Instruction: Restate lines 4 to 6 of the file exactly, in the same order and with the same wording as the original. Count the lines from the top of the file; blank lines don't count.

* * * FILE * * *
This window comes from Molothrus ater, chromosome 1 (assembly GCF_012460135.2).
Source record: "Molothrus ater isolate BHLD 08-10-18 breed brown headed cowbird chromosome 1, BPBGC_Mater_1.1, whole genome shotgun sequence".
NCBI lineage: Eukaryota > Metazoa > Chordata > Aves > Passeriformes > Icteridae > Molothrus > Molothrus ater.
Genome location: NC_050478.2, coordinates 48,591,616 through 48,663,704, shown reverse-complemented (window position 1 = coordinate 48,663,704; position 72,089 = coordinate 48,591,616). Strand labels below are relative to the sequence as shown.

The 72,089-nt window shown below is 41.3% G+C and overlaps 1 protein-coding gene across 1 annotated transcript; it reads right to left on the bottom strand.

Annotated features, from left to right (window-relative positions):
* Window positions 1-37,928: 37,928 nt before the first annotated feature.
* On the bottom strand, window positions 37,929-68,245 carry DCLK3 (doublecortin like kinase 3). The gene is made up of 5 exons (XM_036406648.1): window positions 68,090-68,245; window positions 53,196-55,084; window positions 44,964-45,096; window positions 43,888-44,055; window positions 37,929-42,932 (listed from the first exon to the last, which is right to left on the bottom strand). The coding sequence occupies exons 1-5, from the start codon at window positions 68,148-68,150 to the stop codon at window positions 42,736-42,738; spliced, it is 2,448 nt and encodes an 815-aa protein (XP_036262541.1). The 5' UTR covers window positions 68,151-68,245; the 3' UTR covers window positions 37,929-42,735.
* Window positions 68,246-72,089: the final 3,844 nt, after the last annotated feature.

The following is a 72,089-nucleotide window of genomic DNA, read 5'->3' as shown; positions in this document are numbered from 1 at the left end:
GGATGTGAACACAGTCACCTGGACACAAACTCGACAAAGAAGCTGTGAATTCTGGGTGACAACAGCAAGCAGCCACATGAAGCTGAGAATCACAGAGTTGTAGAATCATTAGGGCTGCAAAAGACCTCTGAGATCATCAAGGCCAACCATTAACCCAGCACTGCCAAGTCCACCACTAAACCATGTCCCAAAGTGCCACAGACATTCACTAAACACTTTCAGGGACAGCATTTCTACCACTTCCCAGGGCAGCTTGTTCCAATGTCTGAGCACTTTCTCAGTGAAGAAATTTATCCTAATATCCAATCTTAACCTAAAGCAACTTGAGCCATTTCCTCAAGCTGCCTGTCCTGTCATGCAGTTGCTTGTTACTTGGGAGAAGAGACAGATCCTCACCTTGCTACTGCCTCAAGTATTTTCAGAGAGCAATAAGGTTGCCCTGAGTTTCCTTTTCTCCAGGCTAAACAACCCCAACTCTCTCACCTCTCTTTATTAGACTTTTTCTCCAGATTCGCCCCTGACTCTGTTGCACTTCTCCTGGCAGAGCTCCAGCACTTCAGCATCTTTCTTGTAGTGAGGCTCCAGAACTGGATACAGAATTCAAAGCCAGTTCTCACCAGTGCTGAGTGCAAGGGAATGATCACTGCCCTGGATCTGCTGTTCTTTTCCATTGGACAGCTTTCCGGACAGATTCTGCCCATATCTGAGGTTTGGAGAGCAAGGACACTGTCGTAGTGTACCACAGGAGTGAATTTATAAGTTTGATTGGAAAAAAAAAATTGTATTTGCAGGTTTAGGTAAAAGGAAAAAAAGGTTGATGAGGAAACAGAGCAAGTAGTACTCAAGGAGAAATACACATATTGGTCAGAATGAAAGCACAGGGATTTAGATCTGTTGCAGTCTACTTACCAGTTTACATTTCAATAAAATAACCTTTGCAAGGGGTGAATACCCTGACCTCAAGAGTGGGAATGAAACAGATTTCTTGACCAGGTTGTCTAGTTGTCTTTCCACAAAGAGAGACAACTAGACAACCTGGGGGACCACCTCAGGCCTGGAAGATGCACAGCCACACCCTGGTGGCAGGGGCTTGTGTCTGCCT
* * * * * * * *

Genome location: NC_050478.2, coordinates 48,591,616 through 48,663,704, shown reverse-complemented (window position 1 = coordinate 48,663,704; position 72,089 = coordinate 48,591,616). Strand labels below are relative to the sequence as shown.

The 72,089-nt window shown below is 41.3% G+C and overlaps 1 protein-coding gene across 1 annotated transcript; it reads right to left on the bottom strand.

Annotated features, from left to right (window-relative positions):